Tuesday, 26 July 2011

Birth Story Special: Induction

This week on the blog I'm running a Birth Story Special.  Yesterday I published Michelle's story, of a planned home birth that ended in an emergency caesarian. Today I have decided to share the story of my own first birth, also a planned home birth, that evolved into a hospital induction and forceps delivery.  

NICE guidelines state that induction is likely to lead to a labour that is more painful, and more likely to end in epidural, instrumental delivery or caesarian. And yet in the UK today around 20% of births are induced.  Many women find that they are coming under pressure to accept induction from around 40 weeks, and often there are confusing messages regarding the safety of continuing the pregnancy beyond their due date.  Of course, there is not a great deal of hard evidence about what happens if women are left to go into labour spontaneously beyond 
41 or even 42 weeks, as most women are not 'allowed' or encouraged to get this far.

Many women do not realise that they have a choice about induction and that they can delay or
refuse this intervention until they labour spontaneously or decide they wish to be induced.  Others like myself are aware that they have a choice but still feel under enormous pressure to comply with the status quo.  More information and evidence is needed to help women make truly informed decisions when they 'go overdue'. 

My First Birth

My baby was due just before Christmas, on the 21st December.  That much anticipated day arrived, and nothing happened.  Once you reach your due date, people start ringing and texting constantly, as if you are a cake that needs to be taken out of the oven at a precise time.  Anxiety builds.  I felt as every day went by that I was keeping a lot of people waiting.  But you also feel totally powerless.  The whole situation is completely beyond your control, and you just have to live with that.  For a few days, I didn’t feel that bothered.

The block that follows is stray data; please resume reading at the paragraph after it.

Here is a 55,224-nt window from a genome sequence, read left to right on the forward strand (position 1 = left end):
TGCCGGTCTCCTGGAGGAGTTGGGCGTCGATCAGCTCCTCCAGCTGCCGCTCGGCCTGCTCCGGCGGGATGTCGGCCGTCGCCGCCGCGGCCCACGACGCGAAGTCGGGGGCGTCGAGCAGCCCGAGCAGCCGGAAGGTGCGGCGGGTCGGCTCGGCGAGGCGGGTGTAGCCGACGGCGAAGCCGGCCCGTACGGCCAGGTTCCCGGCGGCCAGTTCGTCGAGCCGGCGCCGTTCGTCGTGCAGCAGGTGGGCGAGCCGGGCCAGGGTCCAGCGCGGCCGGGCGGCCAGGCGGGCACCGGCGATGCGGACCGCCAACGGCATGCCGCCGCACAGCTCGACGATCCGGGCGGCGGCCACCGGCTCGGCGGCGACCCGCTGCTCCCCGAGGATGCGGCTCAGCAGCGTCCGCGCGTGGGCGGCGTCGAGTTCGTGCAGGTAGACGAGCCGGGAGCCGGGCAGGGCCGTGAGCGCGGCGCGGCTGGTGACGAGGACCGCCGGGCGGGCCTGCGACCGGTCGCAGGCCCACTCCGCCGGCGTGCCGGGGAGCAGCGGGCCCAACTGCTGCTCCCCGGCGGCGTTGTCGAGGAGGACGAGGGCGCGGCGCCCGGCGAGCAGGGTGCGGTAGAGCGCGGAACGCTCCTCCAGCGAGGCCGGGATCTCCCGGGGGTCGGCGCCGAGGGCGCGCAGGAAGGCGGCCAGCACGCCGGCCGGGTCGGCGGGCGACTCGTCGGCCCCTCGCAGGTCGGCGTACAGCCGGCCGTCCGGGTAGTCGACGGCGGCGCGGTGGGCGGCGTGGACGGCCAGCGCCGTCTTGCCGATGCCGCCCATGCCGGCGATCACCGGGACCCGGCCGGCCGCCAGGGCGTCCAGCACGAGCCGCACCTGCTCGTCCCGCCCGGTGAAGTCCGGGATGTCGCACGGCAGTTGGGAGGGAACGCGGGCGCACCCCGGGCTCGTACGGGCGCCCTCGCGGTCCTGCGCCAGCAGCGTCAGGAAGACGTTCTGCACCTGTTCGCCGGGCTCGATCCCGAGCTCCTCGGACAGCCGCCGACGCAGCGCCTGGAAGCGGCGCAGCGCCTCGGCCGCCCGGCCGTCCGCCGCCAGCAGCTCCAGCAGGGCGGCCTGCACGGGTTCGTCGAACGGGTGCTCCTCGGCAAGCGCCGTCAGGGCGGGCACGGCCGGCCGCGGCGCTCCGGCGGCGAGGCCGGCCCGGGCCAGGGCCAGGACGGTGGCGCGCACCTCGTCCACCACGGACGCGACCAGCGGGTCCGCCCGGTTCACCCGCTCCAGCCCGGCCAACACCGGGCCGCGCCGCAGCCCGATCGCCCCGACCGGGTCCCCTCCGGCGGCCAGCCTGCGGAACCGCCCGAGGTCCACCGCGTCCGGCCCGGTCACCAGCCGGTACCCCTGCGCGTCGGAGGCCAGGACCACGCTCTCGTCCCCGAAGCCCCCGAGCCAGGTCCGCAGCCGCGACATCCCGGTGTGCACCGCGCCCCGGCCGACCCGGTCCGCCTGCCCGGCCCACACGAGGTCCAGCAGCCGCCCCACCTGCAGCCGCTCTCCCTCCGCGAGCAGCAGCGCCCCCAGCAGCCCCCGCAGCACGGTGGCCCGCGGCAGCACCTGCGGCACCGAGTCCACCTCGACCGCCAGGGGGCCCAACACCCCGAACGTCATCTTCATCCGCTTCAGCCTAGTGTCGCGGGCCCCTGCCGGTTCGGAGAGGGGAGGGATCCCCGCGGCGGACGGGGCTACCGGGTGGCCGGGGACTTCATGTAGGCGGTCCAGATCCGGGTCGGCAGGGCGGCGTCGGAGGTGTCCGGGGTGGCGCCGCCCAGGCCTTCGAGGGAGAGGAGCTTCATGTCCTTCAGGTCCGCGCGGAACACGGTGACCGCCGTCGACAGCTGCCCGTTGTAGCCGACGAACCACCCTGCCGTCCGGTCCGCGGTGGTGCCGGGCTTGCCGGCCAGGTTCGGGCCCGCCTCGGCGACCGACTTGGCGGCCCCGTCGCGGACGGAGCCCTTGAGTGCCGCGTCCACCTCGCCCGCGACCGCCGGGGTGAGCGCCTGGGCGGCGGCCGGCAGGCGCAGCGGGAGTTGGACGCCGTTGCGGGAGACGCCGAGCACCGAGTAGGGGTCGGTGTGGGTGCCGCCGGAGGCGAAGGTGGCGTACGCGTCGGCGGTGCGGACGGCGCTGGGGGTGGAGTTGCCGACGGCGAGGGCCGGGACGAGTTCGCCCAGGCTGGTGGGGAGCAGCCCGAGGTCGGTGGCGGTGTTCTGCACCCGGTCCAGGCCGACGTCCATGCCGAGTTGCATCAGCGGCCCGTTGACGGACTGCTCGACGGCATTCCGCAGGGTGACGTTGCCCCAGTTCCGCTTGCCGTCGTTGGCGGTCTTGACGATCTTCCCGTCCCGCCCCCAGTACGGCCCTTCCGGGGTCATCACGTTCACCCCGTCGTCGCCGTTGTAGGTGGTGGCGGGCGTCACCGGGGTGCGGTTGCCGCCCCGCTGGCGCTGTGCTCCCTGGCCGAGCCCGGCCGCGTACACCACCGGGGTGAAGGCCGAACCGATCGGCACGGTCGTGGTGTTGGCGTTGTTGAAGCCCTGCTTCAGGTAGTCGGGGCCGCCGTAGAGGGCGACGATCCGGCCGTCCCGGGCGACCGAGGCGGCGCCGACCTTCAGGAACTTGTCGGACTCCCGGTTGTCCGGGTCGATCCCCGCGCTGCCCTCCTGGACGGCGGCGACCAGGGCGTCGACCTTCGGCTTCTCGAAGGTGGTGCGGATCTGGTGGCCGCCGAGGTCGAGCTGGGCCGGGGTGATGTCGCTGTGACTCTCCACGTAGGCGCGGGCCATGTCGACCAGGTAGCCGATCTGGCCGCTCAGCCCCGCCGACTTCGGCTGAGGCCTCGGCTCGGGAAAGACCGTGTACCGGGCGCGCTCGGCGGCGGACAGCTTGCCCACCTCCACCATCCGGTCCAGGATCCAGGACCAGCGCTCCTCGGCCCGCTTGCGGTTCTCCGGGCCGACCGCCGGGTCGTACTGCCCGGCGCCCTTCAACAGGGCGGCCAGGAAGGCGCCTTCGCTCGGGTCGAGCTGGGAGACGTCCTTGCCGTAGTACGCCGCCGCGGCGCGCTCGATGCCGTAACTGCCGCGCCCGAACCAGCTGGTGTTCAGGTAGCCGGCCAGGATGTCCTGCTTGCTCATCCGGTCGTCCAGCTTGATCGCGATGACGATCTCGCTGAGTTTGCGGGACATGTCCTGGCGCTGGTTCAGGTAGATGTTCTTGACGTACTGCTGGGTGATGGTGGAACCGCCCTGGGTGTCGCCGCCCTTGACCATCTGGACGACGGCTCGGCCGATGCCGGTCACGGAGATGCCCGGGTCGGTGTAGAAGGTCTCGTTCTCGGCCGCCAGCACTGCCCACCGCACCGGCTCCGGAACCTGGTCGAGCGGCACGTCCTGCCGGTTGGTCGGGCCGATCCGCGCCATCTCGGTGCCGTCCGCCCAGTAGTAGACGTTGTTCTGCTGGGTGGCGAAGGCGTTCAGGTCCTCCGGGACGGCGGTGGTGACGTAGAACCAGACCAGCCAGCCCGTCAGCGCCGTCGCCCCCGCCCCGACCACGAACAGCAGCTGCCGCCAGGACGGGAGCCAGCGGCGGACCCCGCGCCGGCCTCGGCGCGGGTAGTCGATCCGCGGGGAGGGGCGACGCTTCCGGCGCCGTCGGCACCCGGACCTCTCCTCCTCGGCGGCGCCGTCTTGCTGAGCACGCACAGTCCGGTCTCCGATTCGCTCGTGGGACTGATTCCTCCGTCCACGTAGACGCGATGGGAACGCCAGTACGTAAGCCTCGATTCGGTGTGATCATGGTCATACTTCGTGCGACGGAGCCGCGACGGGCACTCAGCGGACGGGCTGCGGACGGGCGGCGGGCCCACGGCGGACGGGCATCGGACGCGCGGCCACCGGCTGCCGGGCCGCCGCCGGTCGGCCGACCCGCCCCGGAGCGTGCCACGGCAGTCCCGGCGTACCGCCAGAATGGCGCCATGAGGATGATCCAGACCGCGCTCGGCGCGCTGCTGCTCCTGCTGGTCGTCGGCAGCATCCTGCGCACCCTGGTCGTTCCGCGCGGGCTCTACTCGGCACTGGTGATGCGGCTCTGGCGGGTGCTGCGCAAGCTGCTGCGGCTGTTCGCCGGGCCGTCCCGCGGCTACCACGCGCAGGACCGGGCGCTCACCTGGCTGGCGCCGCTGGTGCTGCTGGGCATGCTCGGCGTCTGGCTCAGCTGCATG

A few days after my due date, I got a phonecall from my local midwife.  She said the consultants wanted to see me at the hospital.  I went to the appointment willingly, as I thought that they would examine me or scan me or something useful.  In fact, they didn’t do anything like that.  An Obstetrician looked at my notes, and worked out my due date (well done!).  He then said that I was over due and that it was policy to induce at 41+2 or 3.  He wanted me to book in for induction the following Monday or Tuesday.  I said I didn’t want to be induced until at least 42 weeks and also that I was booked for a home birth, and he went to fetch his superior.  I then had to ‘get permission’ from this next guy to wait til 42 weeks.  He explained the risks to me, not very well I might add.  He then left and the first guy came back and offered to do a ‘sweep’.  By this stage I had already had one sweep from a midwife and I really didn’t want this strange bloke poking around in my body.  I felt really vulnerable though, as I was already feeling like a naughty school girl who had not handed in her homework on time.  I thought I might cry.  Somehow I managed to find the strength to refuse a sweep from him.  I am really glad to this day that I was able to say no to his kind offer.  I’m quite proud of myself for doing this as I found it really hard and in some ways it would have been easier to comply and ‘be a good girl’.

So I was a week overdue, and already I had learnt a few new things!:
Don’t tell anyone your precise due date when you are pregnant.
Don’t bother going to meet the Obs when you go overdue.
Don’t EVER be afraid to say No to authority figures, even if this is really hard.